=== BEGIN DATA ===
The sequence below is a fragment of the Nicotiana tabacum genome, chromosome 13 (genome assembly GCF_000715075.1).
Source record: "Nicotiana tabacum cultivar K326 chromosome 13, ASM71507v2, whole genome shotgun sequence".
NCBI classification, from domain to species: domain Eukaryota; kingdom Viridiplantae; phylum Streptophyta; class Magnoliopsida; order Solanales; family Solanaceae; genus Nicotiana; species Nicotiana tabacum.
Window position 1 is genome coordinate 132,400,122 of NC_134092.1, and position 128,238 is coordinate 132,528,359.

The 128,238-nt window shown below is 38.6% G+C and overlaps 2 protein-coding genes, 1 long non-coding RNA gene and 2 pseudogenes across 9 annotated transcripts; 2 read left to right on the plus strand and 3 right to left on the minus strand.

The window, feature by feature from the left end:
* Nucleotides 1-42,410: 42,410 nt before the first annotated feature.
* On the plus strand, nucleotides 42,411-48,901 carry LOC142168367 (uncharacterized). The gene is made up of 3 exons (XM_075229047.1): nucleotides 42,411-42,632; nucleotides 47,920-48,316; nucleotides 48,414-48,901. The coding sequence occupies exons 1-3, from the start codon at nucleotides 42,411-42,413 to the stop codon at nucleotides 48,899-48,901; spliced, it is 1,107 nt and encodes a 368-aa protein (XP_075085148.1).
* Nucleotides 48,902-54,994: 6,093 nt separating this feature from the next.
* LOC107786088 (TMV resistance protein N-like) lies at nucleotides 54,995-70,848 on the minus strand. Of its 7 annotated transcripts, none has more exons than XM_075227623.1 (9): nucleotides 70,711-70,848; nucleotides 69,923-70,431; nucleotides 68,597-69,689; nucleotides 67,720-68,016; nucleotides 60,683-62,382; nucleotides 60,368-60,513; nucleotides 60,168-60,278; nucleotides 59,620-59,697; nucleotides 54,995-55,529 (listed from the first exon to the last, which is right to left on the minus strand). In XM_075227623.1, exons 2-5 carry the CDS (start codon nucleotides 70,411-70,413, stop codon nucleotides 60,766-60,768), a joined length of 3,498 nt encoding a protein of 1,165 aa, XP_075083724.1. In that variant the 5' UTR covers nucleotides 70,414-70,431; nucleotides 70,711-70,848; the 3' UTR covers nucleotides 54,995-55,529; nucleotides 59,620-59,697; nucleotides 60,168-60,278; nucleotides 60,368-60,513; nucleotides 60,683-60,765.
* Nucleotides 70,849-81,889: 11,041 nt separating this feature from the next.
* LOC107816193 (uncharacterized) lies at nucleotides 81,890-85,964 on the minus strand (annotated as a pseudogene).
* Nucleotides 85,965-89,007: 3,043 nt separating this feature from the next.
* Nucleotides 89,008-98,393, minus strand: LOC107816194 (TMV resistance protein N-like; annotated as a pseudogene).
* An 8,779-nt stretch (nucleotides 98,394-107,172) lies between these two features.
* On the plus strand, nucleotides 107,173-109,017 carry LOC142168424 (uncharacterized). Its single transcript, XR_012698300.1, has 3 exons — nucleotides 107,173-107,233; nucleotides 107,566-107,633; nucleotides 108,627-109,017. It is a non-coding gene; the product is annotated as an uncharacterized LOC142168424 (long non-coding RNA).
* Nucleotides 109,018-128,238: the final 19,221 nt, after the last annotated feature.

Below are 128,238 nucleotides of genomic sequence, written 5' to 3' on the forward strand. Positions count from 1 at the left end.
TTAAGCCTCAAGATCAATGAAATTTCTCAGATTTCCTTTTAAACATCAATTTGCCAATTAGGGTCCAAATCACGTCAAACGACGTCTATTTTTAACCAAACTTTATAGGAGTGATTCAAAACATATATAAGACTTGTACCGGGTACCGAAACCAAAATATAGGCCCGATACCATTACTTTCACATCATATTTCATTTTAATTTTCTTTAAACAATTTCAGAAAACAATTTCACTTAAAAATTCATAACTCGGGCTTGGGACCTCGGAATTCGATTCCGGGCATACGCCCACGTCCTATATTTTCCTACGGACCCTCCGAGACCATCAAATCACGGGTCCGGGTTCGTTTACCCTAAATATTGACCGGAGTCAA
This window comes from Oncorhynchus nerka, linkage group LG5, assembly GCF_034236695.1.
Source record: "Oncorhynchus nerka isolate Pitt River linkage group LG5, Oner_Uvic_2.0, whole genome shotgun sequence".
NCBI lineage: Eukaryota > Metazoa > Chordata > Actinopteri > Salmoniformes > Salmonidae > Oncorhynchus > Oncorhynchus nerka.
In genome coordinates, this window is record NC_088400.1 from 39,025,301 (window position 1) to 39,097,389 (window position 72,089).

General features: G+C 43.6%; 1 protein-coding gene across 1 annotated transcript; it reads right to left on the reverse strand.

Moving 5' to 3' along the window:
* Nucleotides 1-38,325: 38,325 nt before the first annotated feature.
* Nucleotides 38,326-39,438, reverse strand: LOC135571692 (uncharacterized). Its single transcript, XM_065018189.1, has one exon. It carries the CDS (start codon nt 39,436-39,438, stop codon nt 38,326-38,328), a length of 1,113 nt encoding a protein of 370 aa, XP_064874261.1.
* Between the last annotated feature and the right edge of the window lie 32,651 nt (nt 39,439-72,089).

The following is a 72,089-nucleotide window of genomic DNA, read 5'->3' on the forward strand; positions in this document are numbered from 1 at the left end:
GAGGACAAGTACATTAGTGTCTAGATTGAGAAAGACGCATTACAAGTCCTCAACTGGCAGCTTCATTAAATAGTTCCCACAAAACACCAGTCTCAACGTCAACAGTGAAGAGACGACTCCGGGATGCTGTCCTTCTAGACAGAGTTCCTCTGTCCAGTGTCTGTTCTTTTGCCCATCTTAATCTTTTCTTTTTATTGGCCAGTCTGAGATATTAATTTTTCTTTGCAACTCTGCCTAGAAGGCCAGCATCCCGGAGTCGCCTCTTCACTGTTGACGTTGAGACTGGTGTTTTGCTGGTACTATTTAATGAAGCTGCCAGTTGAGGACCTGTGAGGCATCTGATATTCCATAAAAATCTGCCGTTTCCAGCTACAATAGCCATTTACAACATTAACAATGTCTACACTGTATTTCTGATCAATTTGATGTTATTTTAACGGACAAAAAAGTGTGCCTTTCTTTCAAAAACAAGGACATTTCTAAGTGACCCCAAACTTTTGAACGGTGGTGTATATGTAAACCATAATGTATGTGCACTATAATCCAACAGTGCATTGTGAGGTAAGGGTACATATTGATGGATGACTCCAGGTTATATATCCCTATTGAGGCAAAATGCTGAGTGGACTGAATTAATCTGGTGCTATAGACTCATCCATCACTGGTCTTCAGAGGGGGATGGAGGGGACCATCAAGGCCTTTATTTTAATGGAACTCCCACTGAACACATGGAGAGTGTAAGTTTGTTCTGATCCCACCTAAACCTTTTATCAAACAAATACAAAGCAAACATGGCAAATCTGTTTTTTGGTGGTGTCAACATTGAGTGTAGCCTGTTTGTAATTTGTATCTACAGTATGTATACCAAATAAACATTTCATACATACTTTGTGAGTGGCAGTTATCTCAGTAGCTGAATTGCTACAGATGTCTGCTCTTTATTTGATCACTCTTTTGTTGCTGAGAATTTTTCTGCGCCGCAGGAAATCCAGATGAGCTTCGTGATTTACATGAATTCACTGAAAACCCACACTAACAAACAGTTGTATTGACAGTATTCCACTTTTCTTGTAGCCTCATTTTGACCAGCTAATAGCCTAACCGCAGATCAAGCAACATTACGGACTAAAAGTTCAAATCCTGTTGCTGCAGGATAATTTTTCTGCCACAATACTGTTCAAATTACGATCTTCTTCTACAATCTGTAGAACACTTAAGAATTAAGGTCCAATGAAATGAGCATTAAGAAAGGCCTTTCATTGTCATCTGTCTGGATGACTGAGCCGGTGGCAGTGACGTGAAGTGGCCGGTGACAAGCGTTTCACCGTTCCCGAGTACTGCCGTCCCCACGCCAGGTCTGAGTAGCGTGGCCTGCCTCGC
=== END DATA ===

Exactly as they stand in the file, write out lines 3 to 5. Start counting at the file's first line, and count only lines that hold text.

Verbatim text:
NCBI classification, from domain to species: domain Eukaryota; kingdom Viridiplantae; phylum Streptophyta; class Magnoliopsida; order Solanales; family Solanaceae; genus Nicotiana; species Nicotiana tabacum.
Window position 1 is genome coordinate 132,400,122 of NC_134092.1, and position 128,238 is coordinate 132,528,359.

The 128,238-nt window shown below is 38.6% G+C and overlaps 2 protein-coding genes, 1 long non-coding RNA gene and 2 pseudogenes across 9 annotated transcripts; 2 read left to right on the plus strand and 3 right to left on the minus strand.